Many Rwandans, especially women and children, are extremely traumatised by the genocide of 1994. Amongst other things, Rwandans are in need of psychological, medical and material help. Many women and girls who were raped during the genocide are now infected with HIV: of the women and girls who survived the genocide, about 70% are HIV-positive. Stigmatization is also a serious problem for survivors of sexual violence and those living with HIV/AIDS. Women often refrain from seeking medical treatment following rape for fear of being identified as a rape victim and ostracized, often by their own husbands or family. Many women who were brave enough to testify in court have been threatened by (family members of) alleged perpetrators of the genocide. In addition, women and children who witnessed crimes committed against their loved ones, such as killings, mutilations and torture, experience ongoing traumatization. This is compounded by the loss of property, including their homes.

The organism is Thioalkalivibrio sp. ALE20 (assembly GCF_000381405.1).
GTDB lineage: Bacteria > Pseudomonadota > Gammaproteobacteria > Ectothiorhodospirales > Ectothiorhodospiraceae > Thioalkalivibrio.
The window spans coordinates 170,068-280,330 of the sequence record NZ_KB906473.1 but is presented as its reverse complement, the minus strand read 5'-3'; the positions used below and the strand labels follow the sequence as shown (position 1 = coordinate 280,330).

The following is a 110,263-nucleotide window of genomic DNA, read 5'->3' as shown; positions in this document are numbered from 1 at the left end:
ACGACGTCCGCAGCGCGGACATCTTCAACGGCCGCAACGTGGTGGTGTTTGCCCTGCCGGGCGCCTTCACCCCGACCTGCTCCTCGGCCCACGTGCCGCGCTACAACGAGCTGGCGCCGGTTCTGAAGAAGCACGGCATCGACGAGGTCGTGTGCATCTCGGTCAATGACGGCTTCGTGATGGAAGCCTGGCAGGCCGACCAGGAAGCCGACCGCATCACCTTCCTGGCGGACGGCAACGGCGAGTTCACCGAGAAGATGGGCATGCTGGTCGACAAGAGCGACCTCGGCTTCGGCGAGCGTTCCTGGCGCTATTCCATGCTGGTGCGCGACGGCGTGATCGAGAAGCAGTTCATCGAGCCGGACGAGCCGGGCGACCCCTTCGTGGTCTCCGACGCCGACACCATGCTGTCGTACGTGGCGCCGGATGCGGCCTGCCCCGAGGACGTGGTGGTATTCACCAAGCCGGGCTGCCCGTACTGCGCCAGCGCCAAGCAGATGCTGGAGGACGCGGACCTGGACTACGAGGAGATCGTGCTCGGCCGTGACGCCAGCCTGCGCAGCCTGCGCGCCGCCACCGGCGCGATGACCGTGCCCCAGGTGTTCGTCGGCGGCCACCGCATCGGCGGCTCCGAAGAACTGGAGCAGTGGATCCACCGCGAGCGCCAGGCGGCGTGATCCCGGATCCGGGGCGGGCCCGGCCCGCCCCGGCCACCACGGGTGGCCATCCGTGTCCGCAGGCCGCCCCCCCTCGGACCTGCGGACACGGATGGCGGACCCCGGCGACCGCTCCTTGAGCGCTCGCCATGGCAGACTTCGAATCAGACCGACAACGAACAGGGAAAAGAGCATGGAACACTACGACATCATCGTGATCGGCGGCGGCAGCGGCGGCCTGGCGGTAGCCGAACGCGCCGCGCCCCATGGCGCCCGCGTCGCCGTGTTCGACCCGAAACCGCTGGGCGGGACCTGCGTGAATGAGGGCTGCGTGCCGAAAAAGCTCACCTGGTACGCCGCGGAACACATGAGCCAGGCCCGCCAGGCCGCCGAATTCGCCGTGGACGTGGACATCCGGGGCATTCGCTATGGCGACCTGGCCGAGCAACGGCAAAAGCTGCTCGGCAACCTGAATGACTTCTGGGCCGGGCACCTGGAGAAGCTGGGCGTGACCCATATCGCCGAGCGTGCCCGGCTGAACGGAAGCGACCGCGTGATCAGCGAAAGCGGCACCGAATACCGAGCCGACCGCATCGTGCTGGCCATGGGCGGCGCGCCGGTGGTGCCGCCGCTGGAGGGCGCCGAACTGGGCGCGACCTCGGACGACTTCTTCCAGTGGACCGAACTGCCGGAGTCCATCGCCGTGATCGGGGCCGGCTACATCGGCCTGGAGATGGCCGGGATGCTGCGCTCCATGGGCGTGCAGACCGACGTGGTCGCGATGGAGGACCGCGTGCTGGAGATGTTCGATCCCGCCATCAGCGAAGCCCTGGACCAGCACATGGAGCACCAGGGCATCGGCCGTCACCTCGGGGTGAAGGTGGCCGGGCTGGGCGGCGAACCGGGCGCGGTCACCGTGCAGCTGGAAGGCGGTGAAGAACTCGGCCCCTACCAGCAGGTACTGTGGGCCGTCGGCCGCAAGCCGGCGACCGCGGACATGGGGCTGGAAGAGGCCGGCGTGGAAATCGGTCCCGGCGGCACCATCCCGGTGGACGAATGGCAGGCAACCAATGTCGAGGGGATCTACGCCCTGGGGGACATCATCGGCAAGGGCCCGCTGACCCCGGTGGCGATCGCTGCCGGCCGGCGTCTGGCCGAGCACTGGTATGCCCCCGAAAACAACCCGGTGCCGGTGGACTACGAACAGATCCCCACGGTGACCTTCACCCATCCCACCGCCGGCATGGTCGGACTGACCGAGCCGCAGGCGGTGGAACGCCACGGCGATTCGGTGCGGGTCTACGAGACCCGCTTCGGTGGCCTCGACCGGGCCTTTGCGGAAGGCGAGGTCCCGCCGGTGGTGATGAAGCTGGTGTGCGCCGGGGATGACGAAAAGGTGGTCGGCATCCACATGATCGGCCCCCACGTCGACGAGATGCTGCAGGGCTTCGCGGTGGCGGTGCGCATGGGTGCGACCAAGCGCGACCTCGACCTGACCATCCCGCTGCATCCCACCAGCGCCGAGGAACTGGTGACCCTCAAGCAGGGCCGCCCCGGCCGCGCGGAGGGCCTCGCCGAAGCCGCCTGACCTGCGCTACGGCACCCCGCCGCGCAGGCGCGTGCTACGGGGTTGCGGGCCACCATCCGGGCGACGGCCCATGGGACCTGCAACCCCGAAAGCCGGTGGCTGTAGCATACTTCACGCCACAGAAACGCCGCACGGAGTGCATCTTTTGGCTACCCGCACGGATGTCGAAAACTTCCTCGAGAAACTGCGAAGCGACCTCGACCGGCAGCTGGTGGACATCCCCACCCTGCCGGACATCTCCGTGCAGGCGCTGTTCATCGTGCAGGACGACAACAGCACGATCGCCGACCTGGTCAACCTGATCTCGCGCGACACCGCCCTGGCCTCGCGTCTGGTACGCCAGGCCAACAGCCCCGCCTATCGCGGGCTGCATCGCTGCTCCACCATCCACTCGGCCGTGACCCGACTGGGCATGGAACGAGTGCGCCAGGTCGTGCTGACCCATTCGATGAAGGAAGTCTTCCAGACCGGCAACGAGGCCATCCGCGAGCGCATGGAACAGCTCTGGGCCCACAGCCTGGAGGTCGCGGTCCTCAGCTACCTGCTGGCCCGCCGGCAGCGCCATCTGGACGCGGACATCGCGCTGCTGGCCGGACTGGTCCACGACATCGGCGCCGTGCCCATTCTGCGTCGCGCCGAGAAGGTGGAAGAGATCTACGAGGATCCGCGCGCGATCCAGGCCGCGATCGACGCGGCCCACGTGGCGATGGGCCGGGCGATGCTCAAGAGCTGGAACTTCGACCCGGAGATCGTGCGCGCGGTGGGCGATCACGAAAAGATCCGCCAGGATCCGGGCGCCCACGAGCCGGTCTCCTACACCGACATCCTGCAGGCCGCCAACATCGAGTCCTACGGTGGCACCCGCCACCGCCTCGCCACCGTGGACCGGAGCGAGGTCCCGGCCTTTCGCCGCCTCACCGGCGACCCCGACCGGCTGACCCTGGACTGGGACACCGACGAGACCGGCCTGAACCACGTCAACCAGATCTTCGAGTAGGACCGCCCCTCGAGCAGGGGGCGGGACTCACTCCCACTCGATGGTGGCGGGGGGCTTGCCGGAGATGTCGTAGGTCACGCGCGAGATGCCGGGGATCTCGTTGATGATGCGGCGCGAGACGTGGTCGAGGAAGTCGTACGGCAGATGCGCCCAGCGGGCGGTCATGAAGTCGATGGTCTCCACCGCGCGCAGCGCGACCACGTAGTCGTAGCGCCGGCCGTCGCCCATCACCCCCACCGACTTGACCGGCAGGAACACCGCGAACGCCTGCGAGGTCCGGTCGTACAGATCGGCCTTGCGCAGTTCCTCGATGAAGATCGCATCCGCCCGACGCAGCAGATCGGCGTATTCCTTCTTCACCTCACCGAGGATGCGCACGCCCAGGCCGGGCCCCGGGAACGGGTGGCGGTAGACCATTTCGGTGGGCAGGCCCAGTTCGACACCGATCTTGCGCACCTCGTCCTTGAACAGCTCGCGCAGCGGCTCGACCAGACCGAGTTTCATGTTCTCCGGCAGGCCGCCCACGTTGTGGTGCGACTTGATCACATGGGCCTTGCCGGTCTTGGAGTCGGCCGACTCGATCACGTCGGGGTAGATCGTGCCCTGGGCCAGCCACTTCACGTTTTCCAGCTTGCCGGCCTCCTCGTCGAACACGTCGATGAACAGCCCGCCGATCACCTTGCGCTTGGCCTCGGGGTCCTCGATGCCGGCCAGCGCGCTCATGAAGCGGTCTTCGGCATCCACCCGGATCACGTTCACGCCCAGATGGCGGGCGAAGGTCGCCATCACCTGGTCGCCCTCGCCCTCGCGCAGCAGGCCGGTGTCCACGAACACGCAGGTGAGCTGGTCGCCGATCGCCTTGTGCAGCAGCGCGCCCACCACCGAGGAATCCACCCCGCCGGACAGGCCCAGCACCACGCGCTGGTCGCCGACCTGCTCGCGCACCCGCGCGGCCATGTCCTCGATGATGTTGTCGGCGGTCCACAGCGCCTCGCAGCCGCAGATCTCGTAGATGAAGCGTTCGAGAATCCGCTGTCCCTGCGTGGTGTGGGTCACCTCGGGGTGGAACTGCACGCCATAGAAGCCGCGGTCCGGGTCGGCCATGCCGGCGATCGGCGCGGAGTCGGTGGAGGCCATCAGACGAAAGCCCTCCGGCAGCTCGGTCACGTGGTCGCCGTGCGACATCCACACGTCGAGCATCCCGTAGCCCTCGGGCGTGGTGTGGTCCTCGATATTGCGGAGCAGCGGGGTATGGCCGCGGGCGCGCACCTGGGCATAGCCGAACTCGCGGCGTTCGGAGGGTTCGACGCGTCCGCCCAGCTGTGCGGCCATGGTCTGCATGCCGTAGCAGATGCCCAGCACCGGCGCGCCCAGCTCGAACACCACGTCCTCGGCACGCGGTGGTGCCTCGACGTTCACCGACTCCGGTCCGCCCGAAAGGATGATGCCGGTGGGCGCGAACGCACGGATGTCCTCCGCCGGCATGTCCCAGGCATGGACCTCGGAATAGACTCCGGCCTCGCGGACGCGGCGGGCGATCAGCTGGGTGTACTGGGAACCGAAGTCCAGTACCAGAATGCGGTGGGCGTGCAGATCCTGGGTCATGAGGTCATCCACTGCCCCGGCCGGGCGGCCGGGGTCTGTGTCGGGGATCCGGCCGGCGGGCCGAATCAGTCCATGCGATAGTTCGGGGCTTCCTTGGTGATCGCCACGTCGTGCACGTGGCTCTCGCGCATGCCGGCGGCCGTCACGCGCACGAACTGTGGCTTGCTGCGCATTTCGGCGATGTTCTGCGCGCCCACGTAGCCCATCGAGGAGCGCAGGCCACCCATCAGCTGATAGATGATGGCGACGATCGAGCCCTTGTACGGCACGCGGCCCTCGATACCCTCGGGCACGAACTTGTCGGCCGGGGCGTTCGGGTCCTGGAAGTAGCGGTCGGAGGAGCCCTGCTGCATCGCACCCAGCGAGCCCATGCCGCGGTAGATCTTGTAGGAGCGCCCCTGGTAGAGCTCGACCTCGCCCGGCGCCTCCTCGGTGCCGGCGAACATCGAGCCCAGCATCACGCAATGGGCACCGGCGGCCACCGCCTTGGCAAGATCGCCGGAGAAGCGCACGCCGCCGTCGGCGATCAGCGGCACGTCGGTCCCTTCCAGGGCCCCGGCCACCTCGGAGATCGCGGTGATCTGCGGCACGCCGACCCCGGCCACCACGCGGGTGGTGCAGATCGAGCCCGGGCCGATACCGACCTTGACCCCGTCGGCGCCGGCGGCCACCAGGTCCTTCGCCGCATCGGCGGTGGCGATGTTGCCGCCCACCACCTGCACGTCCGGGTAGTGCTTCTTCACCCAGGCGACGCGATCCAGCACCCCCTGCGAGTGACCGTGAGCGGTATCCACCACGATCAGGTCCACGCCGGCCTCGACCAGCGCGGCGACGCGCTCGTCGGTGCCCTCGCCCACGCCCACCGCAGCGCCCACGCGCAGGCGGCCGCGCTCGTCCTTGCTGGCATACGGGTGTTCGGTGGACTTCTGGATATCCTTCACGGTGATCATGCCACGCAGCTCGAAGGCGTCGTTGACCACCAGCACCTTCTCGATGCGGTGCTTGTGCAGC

The physical and emotional trauma, poverty and stigmatisation that afflicts numerous women in Rwanda who have been raped and are HIV-positive as a consequence of the genocide, has made it difficult for women to re-establish their lives and the lives of the children and/or orphans they often care for. Even today, many of these women and girls are still struggling to survive. Many have died as a result of AIDS, despite the fact that persons living with HIV can grow old with the virus with proper treatment and care.
Through our partner Solace Ministries in Rwanda, Mukomeze aims to help these women.